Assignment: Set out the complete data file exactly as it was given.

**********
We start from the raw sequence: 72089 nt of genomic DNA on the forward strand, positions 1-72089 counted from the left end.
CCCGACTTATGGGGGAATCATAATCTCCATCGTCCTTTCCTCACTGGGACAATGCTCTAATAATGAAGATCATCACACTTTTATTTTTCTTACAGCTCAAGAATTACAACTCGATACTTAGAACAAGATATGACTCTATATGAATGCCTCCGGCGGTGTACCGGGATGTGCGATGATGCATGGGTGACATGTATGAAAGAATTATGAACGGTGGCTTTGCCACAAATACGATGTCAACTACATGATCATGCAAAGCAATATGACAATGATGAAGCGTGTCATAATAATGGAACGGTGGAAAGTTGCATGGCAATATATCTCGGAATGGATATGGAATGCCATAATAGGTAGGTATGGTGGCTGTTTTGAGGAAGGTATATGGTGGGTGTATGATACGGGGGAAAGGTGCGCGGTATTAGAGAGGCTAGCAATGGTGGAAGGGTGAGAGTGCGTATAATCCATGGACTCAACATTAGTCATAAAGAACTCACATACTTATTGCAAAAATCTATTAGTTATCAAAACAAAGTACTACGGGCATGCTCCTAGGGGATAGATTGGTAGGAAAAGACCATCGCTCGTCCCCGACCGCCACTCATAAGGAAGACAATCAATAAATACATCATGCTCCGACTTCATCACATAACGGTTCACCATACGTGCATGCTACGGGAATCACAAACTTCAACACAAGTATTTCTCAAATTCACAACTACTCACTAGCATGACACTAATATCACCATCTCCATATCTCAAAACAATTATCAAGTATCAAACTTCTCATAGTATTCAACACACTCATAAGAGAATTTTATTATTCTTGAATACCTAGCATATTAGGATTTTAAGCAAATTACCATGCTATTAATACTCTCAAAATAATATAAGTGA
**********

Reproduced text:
We start from the raw sequence: 72089 nt of genomic DNA on the forward strand, positions 1-72089 counted from the left end.
CCCGACTTATGGGGGAATCATAATCTCCATCGTCCTTTCCTCACTGGGACAATGCTCTAATAATGAAGATCATCACACTTTTATTTTTCTTACAGCTCAAGAATTACAACTCGATACTTAGAACAAGATATGACTCTATATGAATGCCTCCGGCGGTGTACCGGGATGTGCGATGATGCATGGGTGACATGTATGAAAGAATTATGAACGGTGGCTTTGCCACAAATACGATGTCAACTACATGATCATGCAAAGCAATATGACAATGATGAAGCGTGTCATAATAATGGAACGGTGGAAAGTTGCATGGCAATATATCTCGGAATGGATATGGAATGCCATAATAGGTAGGTATGGTGGCTGTTTTGAGGAAGGTATATGGTGGGTGTATGATACGGGGGAAAGGTGCGCGGTATTAGAGAGGCTAGCAATGGTGGAAGGGTGAGAGTGCGTATAATCCATGGACTCAACATTAGTCATAAAGAACTCACATACTTATTGCAAAAATCTATTAGTTATCAAAACAAAGTACTACGGGCATGCTCCTAGGGGATAGATTGGTAGGAAAAGACCATCGCTCGTCCCCGACCGCCACTCATAAGGAAGACAATCAATAAATACATCATGCTCCGACTTCATCACATAACGGTTCACCATACGTGCATGCTACGGGAATCACAAACTTCAACACAAGTATTTCTCAAATTCACAACTACTCACTAGCATGACACTAATATCACCATCTCCATATCTCAAAACAATTATCAAGTATCAAACTTCTCATAGTATTCAACACACTCATAAGAGAATTTTATTATTCTTGAATACCTAGCATATTAGGATTTTAAGCAAATTACCATGCTATTAATACTCTCAAAATAATATAAGTGA